Vatican Denounces Nun's Murder in Somalia
"A Terrible Incident," Says Spokesman

VATICAN CITY, SEPT. 17, 2006 ( ).- The Vatican's spokesman denounced the killing of 66-year-old Sister Leonella Sgorbati in Somalia's capital, which her order refrains from linking to Benedict XVI's recent commentary on Islam.

Two armed men shot and killed the Consolata Missionary and a Somali bodyguard today in the SOS Kindergarten Hospital in Mogadishu, reported Reuters.

"It is a terrible incident ... we hope it will be isolated," said Father Federico Lombardi to the Italian news service ANSA.

"I think it is the fruit of violence and irrationality, arising from the current situation, which is without motive or reason," added the Jesuit priest.

A sister of the Consolata Missionaries in Italy said in statements to Reuters that the congregation has "no reason" to believe that the Italian nun's murder took place in protest against Benedict XVI's discourse on Tuesday at the University of Regensburg.

Speculation has arisen in the media, however, in light of an appeal launched on Saturday by a religious leader of Mogadishu to all Muslims to revenge the interpretation given to the Pope's words.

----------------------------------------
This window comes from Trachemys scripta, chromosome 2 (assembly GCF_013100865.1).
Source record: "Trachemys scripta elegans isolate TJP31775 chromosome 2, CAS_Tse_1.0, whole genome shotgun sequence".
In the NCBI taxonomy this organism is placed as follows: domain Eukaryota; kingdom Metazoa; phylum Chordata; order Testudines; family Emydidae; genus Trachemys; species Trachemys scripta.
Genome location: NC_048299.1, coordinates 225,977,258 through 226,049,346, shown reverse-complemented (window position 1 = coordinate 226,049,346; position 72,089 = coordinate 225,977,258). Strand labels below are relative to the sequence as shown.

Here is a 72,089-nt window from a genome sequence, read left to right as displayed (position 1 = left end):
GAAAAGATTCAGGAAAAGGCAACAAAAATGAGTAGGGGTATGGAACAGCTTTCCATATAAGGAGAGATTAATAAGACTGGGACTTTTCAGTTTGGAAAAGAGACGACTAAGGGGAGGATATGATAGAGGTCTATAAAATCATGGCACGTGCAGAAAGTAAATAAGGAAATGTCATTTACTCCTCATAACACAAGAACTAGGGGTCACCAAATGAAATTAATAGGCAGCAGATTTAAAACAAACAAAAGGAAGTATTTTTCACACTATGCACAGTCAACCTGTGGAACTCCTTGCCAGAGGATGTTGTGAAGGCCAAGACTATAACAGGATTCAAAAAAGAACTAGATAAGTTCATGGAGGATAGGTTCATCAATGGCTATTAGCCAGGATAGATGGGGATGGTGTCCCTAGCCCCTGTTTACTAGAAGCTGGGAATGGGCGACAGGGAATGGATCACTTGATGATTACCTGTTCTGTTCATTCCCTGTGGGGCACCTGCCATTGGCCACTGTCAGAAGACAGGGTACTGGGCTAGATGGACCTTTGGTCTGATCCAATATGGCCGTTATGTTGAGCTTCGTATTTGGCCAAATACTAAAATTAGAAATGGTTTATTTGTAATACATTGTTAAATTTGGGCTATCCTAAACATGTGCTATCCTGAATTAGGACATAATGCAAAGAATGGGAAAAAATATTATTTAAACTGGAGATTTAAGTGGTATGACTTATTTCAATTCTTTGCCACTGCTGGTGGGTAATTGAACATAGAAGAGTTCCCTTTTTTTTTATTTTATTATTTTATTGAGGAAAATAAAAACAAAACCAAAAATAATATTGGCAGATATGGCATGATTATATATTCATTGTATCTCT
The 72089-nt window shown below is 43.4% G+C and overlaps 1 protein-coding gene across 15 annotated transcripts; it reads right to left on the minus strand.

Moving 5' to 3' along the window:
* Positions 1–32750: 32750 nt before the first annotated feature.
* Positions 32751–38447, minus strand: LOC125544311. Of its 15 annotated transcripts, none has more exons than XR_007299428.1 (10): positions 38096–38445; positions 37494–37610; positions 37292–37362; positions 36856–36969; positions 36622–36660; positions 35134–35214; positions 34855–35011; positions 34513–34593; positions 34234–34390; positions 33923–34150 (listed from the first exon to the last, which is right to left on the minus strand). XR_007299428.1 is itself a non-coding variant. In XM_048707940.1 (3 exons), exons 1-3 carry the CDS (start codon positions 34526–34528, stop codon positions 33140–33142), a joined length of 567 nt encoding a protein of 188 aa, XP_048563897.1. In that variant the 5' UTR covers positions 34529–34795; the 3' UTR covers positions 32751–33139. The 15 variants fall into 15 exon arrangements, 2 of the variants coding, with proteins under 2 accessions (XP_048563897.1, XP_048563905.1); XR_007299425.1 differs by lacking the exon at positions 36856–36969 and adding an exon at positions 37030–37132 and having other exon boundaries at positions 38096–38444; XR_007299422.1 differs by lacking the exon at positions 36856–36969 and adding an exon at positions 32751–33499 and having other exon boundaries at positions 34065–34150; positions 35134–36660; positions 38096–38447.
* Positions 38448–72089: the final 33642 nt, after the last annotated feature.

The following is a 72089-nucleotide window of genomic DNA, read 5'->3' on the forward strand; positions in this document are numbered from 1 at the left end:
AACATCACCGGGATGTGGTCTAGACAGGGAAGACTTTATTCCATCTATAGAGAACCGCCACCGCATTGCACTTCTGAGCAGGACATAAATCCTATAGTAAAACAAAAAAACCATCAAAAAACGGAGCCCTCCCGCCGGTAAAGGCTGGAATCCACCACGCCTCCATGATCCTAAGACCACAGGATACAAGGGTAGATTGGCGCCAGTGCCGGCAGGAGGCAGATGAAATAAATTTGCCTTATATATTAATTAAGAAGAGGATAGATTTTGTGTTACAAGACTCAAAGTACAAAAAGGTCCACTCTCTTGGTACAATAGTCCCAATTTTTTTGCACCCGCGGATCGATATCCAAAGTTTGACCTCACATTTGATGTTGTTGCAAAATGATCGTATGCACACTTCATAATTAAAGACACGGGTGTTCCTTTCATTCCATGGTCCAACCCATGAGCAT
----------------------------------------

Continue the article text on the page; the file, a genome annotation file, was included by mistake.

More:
Sheikh Muktar Robow, deputy security chief of Supreme Islamic Council of Somalia (SICS), said in a statement to Missionary International Service News Agency: "We condemn the killing of the nun."

"It was barbaric and contrary to the teachings of Islam," he added.

Leonella Sgorbati is a native of Piacenza in northern Italy. She had been working in Somalia since 2002, where she trained nurses at the children's hospital.

Today's killing was the latest in a series of slayings of foreign aid workers in Somalia, including Italian Annalena Tonelli in 2003, a Catholic who had spent 30 years fighting tuberculosis among the Somalis, and a Swedish journalist, Martin Adler, who was shot dead in June during a demonstration in Mogadishu.